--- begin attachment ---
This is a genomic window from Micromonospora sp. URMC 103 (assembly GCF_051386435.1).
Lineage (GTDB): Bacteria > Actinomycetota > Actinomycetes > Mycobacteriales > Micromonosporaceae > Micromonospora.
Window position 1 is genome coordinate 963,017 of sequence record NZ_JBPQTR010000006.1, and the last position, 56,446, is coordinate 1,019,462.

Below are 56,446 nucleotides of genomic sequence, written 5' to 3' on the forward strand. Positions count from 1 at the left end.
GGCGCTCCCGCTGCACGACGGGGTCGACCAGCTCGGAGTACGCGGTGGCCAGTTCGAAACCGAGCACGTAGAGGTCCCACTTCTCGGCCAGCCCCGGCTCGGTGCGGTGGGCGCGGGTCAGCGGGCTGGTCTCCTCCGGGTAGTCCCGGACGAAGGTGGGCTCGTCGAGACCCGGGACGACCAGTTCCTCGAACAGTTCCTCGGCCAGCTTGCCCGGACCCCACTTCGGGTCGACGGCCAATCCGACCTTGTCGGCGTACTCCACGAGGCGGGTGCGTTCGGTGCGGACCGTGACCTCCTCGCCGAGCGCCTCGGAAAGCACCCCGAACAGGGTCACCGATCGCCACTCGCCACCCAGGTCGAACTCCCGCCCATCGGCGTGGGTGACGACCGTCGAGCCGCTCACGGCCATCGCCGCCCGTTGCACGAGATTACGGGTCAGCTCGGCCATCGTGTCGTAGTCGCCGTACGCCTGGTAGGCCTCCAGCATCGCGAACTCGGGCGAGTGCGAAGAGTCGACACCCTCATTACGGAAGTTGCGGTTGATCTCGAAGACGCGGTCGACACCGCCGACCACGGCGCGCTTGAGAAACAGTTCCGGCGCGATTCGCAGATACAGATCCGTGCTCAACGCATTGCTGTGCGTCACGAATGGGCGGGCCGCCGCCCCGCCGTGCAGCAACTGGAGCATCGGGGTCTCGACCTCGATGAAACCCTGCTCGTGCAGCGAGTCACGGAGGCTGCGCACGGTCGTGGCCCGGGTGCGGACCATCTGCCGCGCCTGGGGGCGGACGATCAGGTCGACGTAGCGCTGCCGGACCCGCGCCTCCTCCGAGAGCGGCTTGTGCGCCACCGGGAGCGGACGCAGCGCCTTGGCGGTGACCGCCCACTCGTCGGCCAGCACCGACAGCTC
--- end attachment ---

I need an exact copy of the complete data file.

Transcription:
This is a genomic window from Micromonospora sp. URMC 103 (assembly GCF_051386435.1).
Lineage (GTDB): Bacteria > Actinomycetota > Actinomycetes > Mycobacteriales > Micromonosporaceae > Micromonospora.
Window position 1 is genome coordinate 963,017 of sequence record NZ_JBPQTR010000006.1, and the last position, 56,446, is coordinate 1,019,462.

Below are 56,446 nucleotides of genomic sequence, written 5' to 3' on the forward strand. Positions count from 1 at the left end.
GGCGCTCCCGCTGCACGACGGGGTCGACCAGCTCGGAGTACGCGGTGGCCAGTTCGAAACCGAGCACGTAGAGGTCCCACTTCTCGGCCAGCCCCGGCTCGGTGCGGTGGGCGCGGGTCAGCGGGCTGGTCTCCTCCGGGTAGTCCCGGACGAAGGTGGGCTCGTCGAGACCCGGGACGACCAGTTCCTCGAACAGTTCCTCGGCCAGCTTGCCCGGACCCCACTTCGGGTCGACGGCCAATCCGACCTTGTCGGCGTACTCCACGAGGCGGGTGCGTTCGGTGCGGACCGTGACCTCCTCGCCGAGCGCCTCGGAAAGCACCCCGAACAGGGTCACCGATCGCCACTCGCCACCCAGGTCGAACTCCCGCCCATCGGCGTGGGTGACGACCGTCGAGCCGCTCACGGCCATCGCCGCCCGTTGCACGAGATTACGGGTCAGCTCGGCCATCGTGTCGTAGTCGCCGTACGCCTGGTAGGCCTCCAGCATCGCGAACTCGGGCGAGTGCGAAGAGTCGACACCCTCATTACGGAAGTTGCGGTTGATCTCGAAGACGCGGTCGACACCGCCGACCACGGCGCGCTTGAGAAACAGTTCCGGCGCGATTCGCAGATACAGATCCGTGCTCAACGCATTGCTGTGCGTCACGAATGGGCGGGCCGCCGCCCCGCCGTGCAGCAACTGGAGCATCGGGGTCTCGACCTCGATGAAACCCTGCTCGTGCAGCGAGTCACGGAGGCTGCGCACGGTCGTGGCCCGGGTGCGGACCATCTGCCGCGCCTGGGGGCGGACGATCAGGTCGACGTAGCGCTGCCGGACCCGCGCCTCCTCCGAGAGCGGCTTGTGCGCCACCGGGAGCGGACGCAGCGCCTTGGCGGTGACCGCCCACTCGTCGGCCAGCACCGACAGCTC